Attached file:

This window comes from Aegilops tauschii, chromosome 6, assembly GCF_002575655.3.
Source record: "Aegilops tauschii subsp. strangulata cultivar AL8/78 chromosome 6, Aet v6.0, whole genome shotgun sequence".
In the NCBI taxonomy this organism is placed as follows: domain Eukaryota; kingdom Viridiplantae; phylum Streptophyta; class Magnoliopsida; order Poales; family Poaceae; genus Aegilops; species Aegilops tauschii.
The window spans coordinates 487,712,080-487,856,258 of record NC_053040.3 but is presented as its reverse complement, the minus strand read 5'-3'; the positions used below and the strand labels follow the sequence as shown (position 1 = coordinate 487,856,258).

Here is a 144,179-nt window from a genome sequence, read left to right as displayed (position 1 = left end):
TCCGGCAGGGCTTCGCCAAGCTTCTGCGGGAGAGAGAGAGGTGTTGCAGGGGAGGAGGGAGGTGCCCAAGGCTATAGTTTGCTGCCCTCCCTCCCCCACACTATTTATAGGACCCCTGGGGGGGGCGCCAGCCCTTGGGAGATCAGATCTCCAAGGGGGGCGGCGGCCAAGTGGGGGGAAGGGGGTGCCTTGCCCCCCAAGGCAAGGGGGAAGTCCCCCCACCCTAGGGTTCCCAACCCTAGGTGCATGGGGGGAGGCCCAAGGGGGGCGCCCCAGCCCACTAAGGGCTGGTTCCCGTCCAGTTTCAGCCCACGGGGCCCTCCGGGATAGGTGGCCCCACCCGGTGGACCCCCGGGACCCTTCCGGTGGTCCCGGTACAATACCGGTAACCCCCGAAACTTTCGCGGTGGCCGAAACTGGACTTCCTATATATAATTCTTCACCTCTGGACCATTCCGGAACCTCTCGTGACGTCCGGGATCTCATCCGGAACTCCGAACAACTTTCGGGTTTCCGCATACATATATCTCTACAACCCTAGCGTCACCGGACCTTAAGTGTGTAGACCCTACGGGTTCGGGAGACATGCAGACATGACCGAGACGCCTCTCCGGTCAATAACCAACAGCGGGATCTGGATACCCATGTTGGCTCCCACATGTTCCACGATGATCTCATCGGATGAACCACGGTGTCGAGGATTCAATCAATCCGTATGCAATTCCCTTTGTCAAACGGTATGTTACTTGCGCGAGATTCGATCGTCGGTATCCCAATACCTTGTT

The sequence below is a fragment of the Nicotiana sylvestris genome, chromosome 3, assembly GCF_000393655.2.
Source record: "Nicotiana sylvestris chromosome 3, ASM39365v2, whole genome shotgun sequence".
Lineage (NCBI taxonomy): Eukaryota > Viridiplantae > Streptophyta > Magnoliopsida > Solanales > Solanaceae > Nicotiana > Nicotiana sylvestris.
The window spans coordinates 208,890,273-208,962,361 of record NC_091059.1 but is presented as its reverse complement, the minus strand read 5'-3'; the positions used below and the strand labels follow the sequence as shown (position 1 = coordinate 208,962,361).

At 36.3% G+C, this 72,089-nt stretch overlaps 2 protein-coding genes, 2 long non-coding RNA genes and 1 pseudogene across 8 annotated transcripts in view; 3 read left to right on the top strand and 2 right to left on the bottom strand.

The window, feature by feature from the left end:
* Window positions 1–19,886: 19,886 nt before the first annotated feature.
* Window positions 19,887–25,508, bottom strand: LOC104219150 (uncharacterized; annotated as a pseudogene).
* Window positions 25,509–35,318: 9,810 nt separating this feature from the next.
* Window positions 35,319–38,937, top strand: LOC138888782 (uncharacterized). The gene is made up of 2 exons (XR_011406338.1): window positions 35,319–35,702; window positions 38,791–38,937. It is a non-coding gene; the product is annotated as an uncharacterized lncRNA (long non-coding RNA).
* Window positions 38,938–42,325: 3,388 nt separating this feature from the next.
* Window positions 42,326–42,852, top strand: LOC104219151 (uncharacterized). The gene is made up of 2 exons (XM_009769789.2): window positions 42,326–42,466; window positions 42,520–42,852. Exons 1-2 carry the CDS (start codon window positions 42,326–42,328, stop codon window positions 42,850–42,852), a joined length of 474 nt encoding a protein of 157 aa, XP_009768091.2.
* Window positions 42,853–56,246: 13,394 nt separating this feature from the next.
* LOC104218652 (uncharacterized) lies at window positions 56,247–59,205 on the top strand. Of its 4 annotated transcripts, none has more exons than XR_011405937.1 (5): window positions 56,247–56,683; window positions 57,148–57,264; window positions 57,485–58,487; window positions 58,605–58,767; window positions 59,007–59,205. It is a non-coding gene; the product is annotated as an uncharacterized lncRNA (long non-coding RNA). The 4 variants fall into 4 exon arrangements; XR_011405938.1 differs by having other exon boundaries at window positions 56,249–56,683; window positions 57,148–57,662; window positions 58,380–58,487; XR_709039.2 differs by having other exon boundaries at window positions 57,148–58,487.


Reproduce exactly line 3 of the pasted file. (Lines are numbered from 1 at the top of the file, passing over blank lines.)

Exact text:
In the NCBI taxonomy this organism is placed as follows: domain Eukaryota; kingdom Viridiplantae; phylum Streptophyta; class Magnoliopsida; order Poales; family Poaceae; genus Aegilops; species Aegilops tauschii.